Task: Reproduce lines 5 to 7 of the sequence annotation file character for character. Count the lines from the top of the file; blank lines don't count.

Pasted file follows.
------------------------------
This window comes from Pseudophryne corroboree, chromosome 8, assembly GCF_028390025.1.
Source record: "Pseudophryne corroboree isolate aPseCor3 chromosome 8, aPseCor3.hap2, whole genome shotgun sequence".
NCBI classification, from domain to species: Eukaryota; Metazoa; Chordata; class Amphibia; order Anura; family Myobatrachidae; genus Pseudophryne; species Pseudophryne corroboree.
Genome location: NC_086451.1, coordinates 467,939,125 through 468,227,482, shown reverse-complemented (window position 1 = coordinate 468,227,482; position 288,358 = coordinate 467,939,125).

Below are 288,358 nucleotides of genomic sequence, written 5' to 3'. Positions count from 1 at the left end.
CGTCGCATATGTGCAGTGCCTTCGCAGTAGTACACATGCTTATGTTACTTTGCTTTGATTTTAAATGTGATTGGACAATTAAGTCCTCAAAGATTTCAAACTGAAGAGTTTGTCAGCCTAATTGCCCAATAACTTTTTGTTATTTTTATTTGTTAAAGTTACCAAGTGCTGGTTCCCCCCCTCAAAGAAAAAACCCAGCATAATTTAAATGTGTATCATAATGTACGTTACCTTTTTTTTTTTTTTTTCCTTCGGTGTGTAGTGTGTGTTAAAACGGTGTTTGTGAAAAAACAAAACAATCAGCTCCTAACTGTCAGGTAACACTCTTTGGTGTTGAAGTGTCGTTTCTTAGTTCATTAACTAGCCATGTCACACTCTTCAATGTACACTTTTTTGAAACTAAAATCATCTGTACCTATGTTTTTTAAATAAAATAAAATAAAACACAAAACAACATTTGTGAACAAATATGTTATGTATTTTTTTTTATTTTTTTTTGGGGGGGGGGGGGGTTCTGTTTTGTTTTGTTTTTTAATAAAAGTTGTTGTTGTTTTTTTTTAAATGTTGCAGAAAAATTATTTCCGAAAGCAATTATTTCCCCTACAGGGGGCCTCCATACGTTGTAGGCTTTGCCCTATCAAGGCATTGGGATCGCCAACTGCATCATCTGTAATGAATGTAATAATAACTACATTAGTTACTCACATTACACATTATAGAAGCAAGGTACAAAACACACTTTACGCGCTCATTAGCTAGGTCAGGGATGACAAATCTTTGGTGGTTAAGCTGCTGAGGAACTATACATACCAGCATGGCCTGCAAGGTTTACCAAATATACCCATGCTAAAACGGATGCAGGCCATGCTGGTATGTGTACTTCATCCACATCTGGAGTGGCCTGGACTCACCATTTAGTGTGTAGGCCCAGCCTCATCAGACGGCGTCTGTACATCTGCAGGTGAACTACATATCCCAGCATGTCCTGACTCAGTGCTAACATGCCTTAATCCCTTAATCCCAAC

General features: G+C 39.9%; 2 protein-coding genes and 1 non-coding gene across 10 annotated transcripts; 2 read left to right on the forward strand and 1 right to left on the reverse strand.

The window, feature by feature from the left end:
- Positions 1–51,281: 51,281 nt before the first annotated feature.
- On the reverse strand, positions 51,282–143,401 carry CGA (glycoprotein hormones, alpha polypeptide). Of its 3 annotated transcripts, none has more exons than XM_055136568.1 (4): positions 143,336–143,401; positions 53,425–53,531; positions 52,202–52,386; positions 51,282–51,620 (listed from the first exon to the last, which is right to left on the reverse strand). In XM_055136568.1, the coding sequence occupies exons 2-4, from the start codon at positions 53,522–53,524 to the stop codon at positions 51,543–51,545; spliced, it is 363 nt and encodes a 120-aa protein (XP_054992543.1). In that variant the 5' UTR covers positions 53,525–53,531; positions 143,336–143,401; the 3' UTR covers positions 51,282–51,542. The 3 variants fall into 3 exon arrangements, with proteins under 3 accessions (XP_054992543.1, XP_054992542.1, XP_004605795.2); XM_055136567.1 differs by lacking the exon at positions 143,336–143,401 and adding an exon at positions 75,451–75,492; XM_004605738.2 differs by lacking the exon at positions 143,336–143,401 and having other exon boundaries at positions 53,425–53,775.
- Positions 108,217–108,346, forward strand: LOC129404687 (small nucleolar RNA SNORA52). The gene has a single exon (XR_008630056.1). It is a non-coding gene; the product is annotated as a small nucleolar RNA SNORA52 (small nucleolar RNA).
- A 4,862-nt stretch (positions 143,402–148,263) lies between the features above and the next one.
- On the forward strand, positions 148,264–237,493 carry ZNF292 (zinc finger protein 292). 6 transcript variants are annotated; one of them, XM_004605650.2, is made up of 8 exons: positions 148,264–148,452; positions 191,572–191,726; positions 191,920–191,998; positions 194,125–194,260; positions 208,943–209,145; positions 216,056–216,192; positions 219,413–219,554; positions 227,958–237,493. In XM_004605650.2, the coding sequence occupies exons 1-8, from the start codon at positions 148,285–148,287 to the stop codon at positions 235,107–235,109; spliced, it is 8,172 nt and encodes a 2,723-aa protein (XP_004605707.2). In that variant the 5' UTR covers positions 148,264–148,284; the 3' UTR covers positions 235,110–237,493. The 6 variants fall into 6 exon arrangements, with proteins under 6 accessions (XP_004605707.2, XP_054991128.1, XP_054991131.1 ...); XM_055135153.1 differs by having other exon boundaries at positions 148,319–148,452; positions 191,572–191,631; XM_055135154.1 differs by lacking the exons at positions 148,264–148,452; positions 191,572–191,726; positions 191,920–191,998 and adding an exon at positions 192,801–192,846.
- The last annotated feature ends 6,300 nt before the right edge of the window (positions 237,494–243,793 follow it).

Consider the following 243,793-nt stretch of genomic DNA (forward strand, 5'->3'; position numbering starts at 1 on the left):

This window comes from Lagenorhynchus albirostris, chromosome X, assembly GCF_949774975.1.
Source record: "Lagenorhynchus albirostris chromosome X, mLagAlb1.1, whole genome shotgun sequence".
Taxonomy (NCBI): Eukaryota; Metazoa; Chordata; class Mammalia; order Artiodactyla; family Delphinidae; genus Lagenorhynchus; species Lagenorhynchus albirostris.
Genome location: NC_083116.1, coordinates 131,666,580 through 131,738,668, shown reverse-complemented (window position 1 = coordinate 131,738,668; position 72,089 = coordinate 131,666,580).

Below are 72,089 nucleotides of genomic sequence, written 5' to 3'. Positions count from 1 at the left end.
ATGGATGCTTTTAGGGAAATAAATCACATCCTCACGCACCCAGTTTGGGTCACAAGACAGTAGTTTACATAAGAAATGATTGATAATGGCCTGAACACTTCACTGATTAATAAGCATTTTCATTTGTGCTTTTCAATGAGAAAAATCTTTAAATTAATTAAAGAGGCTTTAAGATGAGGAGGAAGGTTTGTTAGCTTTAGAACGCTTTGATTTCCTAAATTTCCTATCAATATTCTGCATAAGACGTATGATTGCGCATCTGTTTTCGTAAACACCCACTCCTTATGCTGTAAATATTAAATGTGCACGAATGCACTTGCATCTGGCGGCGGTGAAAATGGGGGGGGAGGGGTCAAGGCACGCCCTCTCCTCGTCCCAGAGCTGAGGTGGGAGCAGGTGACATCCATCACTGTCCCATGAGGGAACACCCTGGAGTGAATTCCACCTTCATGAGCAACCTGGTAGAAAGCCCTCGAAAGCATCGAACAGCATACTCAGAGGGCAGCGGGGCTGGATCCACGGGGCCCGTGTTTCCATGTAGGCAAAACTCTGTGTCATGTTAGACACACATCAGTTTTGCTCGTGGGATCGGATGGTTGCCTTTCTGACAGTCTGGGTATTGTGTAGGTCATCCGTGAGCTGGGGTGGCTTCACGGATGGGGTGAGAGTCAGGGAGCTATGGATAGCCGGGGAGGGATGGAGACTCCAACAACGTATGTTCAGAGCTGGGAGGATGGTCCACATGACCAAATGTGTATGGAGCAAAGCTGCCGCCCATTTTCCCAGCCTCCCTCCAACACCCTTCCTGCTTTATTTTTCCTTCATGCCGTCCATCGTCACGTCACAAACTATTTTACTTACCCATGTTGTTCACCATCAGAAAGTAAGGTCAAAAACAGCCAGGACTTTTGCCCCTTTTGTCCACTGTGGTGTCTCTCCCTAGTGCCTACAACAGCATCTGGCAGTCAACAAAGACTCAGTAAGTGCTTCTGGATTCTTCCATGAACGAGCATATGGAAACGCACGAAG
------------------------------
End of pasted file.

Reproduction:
Below are 288,358 nucleotides of genomic sequence, written 5' to 3'. Positions count from 1 at the left end.
CGTCGCATATGTGCAGTGCCTTCGCAGTAGTACACATGCTTATGTTACTTTGCTTTGATTTTAAATGTGATTGGACAATTAAGTCCTCAAAGATTTCAAACTGAAGAGTTTGTCAGCCTAATTGCCCAATAACTTTTTGTTATTTTTATTTGTTAAAGTTACCAAGTGCTGGTTCCCCCCCTCAAAGAAAAAACCCAGCATAATTTAAATGTGTATCATAATGTACGTTACCTTTTTTTTTTTTTTTTCCTTCGGTGTGTAGTGTGTGTTAAAACGGTGTTTGTGAAAAAACAAAACAATCAGCTCCTAACTGTCAGGTAACACTCTTTGGTGTTGAAGTGTCGTTTCTTAGTTCATTAACTAGCCATGTCACACTCTTCAATGTACACTTTTTTGAAACTAAAATCATCTGTACCTATGTTTTTTAAATAAAATAAAATAAAACACAAAACAACATTTGTGAACAAATATGTTATGTATTTTTTTTTATTTTTTTTTGGGGGGGGGGGGGGTTCTGTTTTGTTTTGTTTTTTAATAAAAGTTGTTGTTGTTTTTTTTTAAATGTTGCAGAAAAATTATTTCCGAAAGCAATTATTTCCCCTACAGGGGGCCTCCATACGTTGTAGGCTTTGCCCTATCAAGGCATTGGGATCGCCAACTGCATCATCTGTAATGAATGTAATAATAACTACATTAGTTACTCACATTACACATTATAGAAGCAAGGTACAAAACACACTTTACGCGCTCATTAGCTAGGTCAGGGATGACAAATCTTTGGTGGTTAAGCTGCTGAGGAACTATACATACCAGCATGGCCTGCAAGGTTTACCAAATATACCCATGCTAAAACGGATGCAGGCCATGCTGGTATGTGTACTTCATCCACATCTGGAGTGGCCTGGACTCACCATTTAGTGTGTAGGCCCAGCCTCATCAGACGGCGTCTGTACATCTGCAGGTGAACTACATATCCCAGCATGTCCTGACTCAGTGCTAACATGCCTTAATCCCTTAATCCCAAC

General features: G+C 39.9%; 2 protein-coding genes and 1 non-coding gene across 10 annotated transcripts; 2 read left to right on the forward strand and 1 right to left on the reverse strand.